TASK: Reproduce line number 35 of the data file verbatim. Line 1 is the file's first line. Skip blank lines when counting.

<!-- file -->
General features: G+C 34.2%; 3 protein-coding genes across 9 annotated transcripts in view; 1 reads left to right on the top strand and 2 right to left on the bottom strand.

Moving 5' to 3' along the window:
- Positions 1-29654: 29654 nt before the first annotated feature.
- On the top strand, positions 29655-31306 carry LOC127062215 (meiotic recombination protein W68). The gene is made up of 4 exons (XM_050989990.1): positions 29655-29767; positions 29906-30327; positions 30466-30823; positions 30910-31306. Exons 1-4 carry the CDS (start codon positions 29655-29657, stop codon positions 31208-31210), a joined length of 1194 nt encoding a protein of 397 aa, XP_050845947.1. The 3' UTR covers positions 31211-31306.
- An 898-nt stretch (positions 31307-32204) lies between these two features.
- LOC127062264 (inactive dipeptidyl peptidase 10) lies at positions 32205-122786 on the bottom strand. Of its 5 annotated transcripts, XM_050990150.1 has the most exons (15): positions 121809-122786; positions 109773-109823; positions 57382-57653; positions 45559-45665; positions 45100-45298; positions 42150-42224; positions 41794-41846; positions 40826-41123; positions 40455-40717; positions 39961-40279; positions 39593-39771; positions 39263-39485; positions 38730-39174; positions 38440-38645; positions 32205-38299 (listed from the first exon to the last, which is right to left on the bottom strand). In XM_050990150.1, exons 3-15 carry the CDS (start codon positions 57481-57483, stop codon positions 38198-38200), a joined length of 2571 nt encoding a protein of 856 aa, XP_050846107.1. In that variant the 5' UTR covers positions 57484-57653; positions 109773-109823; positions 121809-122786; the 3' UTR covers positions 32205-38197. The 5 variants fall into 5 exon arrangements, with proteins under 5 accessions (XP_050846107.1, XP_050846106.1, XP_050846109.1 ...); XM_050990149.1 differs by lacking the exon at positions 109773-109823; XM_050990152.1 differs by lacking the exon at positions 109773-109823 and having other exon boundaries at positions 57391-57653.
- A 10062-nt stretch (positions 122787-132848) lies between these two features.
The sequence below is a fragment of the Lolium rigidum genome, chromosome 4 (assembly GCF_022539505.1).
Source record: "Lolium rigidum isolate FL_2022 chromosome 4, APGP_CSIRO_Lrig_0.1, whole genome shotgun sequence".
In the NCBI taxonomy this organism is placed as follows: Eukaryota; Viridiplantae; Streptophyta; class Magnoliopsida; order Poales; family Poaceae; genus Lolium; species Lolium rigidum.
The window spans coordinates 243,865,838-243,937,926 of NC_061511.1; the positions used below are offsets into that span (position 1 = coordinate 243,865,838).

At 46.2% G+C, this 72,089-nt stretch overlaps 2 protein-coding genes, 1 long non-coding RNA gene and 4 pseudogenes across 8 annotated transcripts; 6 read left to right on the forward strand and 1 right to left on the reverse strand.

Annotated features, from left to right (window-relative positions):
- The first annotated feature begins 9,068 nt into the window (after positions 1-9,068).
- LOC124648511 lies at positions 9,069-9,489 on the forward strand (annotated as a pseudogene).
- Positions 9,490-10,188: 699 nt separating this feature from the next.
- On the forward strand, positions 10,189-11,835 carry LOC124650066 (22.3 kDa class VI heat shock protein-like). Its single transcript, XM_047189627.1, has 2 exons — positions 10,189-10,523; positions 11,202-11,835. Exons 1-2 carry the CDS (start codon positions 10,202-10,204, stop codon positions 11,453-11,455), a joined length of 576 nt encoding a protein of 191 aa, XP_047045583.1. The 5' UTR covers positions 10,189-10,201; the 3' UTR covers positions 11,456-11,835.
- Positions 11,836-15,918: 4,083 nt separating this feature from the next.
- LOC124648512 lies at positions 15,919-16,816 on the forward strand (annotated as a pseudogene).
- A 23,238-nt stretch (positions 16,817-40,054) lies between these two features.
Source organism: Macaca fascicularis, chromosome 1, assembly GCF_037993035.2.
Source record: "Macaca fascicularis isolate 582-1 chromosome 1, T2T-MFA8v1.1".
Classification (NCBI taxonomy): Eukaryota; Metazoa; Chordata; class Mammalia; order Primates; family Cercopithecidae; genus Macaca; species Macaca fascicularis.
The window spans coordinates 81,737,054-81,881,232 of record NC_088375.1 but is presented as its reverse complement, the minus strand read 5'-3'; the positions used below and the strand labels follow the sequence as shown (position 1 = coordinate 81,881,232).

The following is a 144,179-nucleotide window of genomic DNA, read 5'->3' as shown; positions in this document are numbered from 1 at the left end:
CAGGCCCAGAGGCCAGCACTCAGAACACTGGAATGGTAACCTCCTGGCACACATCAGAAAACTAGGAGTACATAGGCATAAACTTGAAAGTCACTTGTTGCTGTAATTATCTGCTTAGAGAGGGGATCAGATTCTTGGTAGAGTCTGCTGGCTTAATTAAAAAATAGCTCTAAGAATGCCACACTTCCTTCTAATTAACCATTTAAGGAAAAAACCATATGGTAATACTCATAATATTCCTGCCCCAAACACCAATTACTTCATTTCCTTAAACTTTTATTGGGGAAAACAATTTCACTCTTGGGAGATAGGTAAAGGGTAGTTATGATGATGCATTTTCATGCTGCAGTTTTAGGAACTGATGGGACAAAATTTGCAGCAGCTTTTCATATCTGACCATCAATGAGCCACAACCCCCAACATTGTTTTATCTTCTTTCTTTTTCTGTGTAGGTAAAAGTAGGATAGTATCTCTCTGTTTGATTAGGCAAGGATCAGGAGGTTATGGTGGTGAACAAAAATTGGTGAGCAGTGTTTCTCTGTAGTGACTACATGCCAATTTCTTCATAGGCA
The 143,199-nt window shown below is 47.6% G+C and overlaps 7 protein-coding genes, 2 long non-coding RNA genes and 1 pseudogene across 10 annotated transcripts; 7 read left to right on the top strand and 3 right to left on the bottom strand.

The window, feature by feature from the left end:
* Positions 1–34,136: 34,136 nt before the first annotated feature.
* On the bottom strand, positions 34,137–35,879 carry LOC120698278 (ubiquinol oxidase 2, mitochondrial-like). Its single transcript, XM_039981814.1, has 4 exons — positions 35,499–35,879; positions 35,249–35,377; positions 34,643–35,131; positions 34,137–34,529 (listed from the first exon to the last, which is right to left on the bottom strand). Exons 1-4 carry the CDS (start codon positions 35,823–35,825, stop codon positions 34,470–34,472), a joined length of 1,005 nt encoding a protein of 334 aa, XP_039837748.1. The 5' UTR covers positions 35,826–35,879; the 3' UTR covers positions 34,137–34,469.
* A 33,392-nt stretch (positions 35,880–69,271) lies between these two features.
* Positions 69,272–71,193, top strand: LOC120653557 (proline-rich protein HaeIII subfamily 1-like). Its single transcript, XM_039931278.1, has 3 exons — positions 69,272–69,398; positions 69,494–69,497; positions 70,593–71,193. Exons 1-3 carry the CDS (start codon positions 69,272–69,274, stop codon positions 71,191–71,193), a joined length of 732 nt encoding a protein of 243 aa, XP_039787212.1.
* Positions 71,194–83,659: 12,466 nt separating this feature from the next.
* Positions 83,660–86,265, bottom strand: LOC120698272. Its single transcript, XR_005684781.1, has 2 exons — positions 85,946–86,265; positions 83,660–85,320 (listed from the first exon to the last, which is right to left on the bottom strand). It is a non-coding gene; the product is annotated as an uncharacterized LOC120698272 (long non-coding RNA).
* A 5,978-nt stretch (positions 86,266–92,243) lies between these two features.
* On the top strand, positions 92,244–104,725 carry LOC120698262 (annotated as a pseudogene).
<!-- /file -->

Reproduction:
* A 5,978-nt stretch (positions 86,266–92,243) lies between these two features.